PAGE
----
The Way You Breath Can Cause Back Pain

Find yourself frequently yawning?  Even when you’re well rested?  Do you regularly experience low back pain that is always paired with a tight neck?  Do you smoke?  Do you have asthma?  Are you someone who sucks in their tummy in an effort to look skinnier? (Be honest now) These questions, while perhaps not seeming relevant in a discussion about low back pain are important ones!

First a quick lesson on what breathing is and why we should care.  Respiration is a vital process, and one we do a lot (averaging between 15,000-20,000 times a day). This process relies on the lungs which supply the body with oxygen.  The process also requires many different muscles, and they rely upon a set pattern to work together to allow us to breath.  Some muscles tighten up, while others relax- this allows us to make room in the chest for the lungs to work.  Of those muscles the most important for our purposes a muscle called the diaphragm.  The diaphragm is a large muscle that goes from the bottom of the rib cage to the spine and separates your chest from the abdomen.  When we breathe in, the diaphragm lowers making room for the lungs to expand, and when we breathe out it pushes upwards forcing air out.

Done properly; deep breaths SHOULD push the diaphragm down which SHOULD push the belly outward- Belly Breathing.  Now stop and look at the people near you.  Odds are when they breathe in you will see their chest and shoulders rise.  This happens for many reasons (Respiratory illness, anxiety, or vanity to name a few) but many adults breathe using their chest and shoulders.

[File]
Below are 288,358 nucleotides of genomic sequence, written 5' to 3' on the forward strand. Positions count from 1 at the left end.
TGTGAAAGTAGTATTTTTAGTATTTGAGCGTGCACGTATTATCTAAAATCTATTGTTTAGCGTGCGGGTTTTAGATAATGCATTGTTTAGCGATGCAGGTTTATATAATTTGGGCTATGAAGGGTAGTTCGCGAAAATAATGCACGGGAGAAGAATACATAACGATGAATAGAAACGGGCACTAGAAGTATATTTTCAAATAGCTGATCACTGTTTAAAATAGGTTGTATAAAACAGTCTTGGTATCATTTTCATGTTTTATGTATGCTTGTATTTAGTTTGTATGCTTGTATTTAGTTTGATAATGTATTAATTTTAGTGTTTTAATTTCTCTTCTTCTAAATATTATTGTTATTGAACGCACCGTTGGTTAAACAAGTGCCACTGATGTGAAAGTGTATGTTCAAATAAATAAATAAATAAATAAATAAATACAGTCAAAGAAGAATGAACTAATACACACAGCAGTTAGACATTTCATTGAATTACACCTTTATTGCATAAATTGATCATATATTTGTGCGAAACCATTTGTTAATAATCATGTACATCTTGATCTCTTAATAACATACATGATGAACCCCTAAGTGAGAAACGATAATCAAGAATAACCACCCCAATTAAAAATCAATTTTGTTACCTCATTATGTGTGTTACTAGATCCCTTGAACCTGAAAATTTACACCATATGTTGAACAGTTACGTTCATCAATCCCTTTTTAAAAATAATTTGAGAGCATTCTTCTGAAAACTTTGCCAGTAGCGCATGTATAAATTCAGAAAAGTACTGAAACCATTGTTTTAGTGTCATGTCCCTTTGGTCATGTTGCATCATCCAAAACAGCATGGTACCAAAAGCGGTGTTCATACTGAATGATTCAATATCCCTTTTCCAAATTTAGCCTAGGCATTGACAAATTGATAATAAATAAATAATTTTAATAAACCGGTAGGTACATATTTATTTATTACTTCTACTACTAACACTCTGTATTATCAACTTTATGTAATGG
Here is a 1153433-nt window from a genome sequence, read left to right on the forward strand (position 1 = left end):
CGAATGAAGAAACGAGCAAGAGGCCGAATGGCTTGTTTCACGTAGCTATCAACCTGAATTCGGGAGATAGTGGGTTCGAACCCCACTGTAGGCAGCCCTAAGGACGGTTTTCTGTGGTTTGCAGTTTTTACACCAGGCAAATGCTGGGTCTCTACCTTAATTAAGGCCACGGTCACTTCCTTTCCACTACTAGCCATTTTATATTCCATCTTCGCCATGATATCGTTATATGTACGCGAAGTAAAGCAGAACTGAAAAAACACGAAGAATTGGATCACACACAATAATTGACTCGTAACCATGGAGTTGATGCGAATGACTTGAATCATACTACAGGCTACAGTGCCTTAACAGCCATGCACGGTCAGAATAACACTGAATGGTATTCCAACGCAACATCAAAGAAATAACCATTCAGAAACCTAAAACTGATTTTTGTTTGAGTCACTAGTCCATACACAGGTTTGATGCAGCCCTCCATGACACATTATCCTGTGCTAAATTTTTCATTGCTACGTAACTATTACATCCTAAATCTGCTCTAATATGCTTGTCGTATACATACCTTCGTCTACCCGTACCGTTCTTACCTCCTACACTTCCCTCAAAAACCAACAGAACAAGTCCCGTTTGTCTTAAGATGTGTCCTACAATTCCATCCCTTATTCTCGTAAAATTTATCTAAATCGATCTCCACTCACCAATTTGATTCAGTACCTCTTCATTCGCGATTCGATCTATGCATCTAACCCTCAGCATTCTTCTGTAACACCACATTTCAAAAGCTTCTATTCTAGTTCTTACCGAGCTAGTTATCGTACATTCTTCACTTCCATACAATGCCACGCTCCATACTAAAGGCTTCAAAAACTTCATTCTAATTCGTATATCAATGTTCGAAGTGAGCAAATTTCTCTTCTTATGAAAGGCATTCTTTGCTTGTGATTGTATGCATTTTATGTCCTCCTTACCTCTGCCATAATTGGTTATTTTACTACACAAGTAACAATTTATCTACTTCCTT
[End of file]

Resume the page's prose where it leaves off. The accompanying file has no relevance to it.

Breathing with the shoulders makes muscles mad. Muscles do not appreciate being over used, under used, or used improperly.  Using shoulders to breath instead of the diaphragm develops a muscle pattern which causes pain.  Using any muscle improperly 15,000 times a day is going to cause a problem.

  • The shoulders and chest do all the work, which causes those muscles to become overworked and very tight.
  • The diaphragm gets lazy from its time on vacation, and stops working as well.
  • With the diaphragm on vacation the core (abs and low back) also goes on vacation. With the core on vacation, the low back loses stability and is more easily injured!

Muscle vacations:  Start out nice,but they’re never ready to return to work at the end.

This might sound like a rare problem, but numerous studies have found that patients with low back pain exhibit altered breathing mechanics (shoulder breathing).  Altered breathing goes hand in hand with chronic low back and neck pain!

“Oh NO! What can I do about it?!”

Good question. Proper Chiropractic adjustments along with the necessary rehabilitation at home can move you into the right direction to have control over persistent pains.   If this reminds you of anything you’ve been struggling with, it can certainly be worth your time to have it evaluated.

source; RochesterChiros Blog

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